1. Funny I have heard of Mostrim but not Edgeworthtown. To me that show just how vain the guy was to change it's name like that

    1. Hello Bill, thanks very much for your comments. To add fuel to the fire: the Edgeworth family first appeared in Ireland around the year 1585, coming from a market town named Edgeworth in Middlesex, England.

      As with most towns and villages, from feudal times, the Lord of the Manor had naming rights over what he had been given. If the town name was not taken from the natural world — as is the case your ‘Oxfordshire’ — then it was usually tagged after he who owned all, or named for the family that first settled it.


  2. Jennifer, thank you for sharing the images and the stories of Edgeworthstown. We studied Castle Rackrent at school, but I didn’t remember the Irish connection until seeing your post. I find the King Louis connection interesting, and the death of Isola Wilde reminds me of the poem Oscar wrote for her. Catherine.

    Tread lightly, she is near
    Under the snow
    Speak gently, she can hear
    The daisies grow….

    1. Catherine, thanks very much for your comments. You’ve hit a soft spot with me, as Wilde’s deeply moving ‘Requiescat’ is one of my favourite poems, so I hope you don't mind me adding the entire poem here. Although, I did not get to photograph it this time around, the first stanza which you’ve mentioned is on the grave marker the people of Edgeworthstown erected in Isola’s memory.


      Tread lightly, she is near
      Under the snow
      Speak gently, she can hear
      The daisies grow.

      All her bright golden hair
      Tarnished with rust
      She that was young and fair
      Fallen to dust.

      Lily-like, white as snow
      She hardly knew
      She was a woman, so
      Sweetly she grew.

      Coffin-board, heavy stone,
      Lie on her breast
      I vex my heart alone
      She is at rest.

      Peace, peace, she cannot hear
      Lyre or sonnet
      All my life’s buried here
      Heap earth upon it.

    2. It is a beautiful poem. I was wondering did you go to Edgeworthstown because you’re related to the Edgeworth family or the Wilde’s? Catherine.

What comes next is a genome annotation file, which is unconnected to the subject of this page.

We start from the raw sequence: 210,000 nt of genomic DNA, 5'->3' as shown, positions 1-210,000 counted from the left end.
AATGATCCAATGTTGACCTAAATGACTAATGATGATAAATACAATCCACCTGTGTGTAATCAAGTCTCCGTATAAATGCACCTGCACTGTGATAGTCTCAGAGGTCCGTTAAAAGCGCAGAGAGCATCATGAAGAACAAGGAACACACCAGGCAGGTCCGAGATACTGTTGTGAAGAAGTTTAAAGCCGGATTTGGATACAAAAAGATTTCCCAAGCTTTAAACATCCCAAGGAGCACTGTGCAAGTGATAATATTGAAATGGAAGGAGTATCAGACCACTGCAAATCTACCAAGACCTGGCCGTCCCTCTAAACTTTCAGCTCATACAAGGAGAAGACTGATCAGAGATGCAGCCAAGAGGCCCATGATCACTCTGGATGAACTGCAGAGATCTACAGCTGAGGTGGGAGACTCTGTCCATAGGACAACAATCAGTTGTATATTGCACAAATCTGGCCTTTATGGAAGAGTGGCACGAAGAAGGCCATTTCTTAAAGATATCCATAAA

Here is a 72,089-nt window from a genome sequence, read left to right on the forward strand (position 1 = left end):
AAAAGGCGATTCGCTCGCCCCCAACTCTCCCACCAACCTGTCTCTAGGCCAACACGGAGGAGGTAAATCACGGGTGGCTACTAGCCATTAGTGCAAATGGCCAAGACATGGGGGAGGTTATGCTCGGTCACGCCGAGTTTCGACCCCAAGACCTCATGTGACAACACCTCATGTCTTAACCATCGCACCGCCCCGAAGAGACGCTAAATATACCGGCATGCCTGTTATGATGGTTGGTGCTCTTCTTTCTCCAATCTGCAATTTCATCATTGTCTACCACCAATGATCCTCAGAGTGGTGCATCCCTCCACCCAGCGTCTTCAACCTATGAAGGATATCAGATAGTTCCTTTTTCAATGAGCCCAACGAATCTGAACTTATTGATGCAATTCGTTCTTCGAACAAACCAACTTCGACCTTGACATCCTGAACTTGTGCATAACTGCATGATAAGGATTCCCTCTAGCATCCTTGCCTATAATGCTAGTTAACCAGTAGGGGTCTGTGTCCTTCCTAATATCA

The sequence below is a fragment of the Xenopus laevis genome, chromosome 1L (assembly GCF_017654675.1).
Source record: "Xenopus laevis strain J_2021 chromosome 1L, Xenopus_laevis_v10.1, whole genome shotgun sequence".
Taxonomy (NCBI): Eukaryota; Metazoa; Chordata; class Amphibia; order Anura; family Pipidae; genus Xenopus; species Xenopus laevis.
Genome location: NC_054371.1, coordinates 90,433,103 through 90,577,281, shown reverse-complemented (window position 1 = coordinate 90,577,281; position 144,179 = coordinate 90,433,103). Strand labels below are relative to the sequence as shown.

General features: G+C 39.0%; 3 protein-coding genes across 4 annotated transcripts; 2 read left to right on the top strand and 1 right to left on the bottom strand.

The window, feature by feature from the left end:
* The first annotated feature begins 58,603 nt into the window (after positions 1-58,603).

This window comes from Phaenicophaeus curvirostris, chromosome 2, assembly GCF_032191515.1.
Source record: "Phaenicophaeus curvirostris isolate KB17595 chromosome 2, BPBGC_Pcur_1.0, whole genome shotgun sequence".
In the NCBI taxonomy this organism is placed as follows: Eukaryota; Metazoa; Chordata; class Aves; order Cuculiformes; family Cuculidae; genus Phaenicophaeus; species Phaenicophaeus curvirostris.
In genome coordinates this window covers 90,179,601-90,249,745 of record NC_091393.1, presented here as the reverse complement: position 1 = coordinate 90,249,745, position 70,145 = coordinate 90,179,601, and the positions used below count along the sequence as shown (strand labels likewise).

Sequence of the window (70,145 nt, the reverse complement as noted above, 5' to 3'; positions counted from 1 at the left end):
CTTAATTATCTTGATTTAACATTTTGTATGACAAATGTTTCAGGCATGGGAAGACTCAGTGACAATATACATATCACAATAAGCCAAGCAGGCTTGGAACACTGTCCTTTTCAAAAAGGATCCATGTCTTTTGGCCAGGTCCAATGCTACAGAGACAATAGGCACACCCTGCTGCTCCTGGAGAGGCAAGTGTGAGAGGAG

3. Catherine, thanks for your question. We are not connected with either family, although a connection with Oscar Wilde would send me over the moon, since I have long been a fan of his work. When I was a young child, I received a copy of his short story 'The Selfish Giant’, and since then have been hooked. Like you, at school we also studied Castle Rackrent, and because of Edgeworthstown's connection to Maria Edgeworth, and to Oscar Wilde, it is one of those places I always wanted to visit.


  3. Jenn, what a beautiful poem, and a sad end to Wilde’s sister. The pictures look Jane Austen-esque, if I can invent a word. The rectory reminds me a bit of Barton cottage in Sense and Sensibility. I prefer the name Edgeworthstown to Mostrim. You’ll scold me saying it, but I admire you driving all that way on the wrong side of the road. :)

    1. Charlotte, thanks very much for your comments. I'm with you and Catherine as far as the poem goes. Invent away! I’m a fan of Austen too and can see the similarity between the rectory and the cottage in the film to which you make reference. Austen and Edgeworth lived and wrote in the same time period. The two knew of each other’s work, and it is said that while Jane very much admired Maria’s work, the sentiment was not returned. As for driving in Ireland: I would never scold you, but only say it’s not the ‘wrong side’, it’s the ‘left-hand side’ and I've never found it to be much different from driving in Canada on the ‘right-hand side’. :-)


  4. I have included your blog in INTERESTING BLOGS in FRIDAY FOSSICKING at

    Thank you, Chris

    Intriguing as always...

    1. Chris, Thanks very much! As always, much appreciated.